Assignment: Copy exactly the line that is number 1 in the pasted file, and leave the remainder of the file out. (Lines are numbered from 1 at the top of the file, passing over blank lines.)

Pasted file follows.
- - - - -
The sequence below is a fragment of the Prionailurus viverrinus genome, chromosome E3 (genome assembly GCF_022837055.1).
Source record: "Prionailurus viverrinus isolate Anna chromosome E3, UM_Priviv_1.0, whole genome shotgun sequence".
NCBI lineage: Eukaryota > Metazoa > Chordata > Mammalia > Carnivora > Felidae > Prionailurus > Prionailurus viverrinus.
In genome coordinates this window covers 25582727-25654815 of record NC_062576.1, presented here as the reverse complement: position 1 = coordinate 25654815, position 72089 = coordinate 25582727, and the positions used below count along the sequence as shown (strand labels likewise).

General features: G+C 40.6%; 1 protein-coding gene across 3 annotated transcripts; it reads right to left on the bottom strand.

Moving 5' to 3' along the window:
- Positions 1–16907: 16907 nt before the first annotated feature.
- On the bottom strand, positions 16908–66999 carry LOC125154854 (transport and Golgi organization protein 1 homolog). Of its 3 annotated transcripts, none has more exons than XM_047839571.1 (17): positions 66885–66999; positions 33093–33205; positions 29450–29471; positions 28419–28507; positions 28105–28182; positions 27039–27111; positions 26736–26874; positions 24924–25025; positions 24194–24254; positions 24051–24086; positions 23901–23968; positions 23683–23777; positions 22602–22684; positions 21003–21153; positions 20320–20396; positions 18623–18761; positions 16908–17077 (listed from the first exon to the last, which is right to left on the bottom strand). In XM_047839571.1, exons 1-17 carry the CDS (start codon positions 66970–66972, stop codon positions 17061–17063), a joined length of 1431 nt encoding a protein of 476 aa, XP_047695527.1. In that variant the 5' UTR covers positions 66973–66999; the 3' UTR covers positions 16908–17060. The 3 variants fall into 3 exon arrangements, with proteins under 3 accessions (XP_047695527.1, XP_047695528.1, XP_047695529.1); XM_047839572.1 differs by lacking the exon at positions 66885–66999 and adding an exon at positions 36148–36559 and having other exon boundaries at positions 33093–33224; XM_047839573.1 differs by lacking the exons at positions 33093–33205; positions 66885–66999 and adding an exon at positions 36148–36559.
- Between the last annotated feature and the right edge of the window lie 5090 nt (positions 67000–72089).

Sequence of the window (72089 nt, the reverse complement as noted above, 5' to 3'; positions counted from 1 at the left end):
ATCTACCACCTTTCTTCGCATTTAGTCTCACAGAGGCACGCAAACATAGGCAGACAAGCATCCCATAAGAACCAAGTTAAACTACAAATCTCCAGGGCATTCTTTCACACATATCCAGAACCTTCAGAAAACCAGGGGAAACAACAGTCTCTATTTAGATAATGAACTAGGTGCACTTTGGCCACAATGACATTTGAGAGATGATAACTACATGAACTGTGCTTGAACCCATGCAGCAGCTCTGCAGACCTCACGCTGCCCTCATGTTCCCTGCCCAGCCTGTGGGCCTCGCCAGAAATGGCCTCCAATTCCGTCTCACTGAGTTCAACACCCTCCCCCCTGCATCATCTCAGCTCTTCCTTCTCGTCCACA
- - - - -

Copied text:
The sequence below is a fragment of the Prionailurus viverrinus genome, chromosome E3 (genome assembly GCF_022837055.1).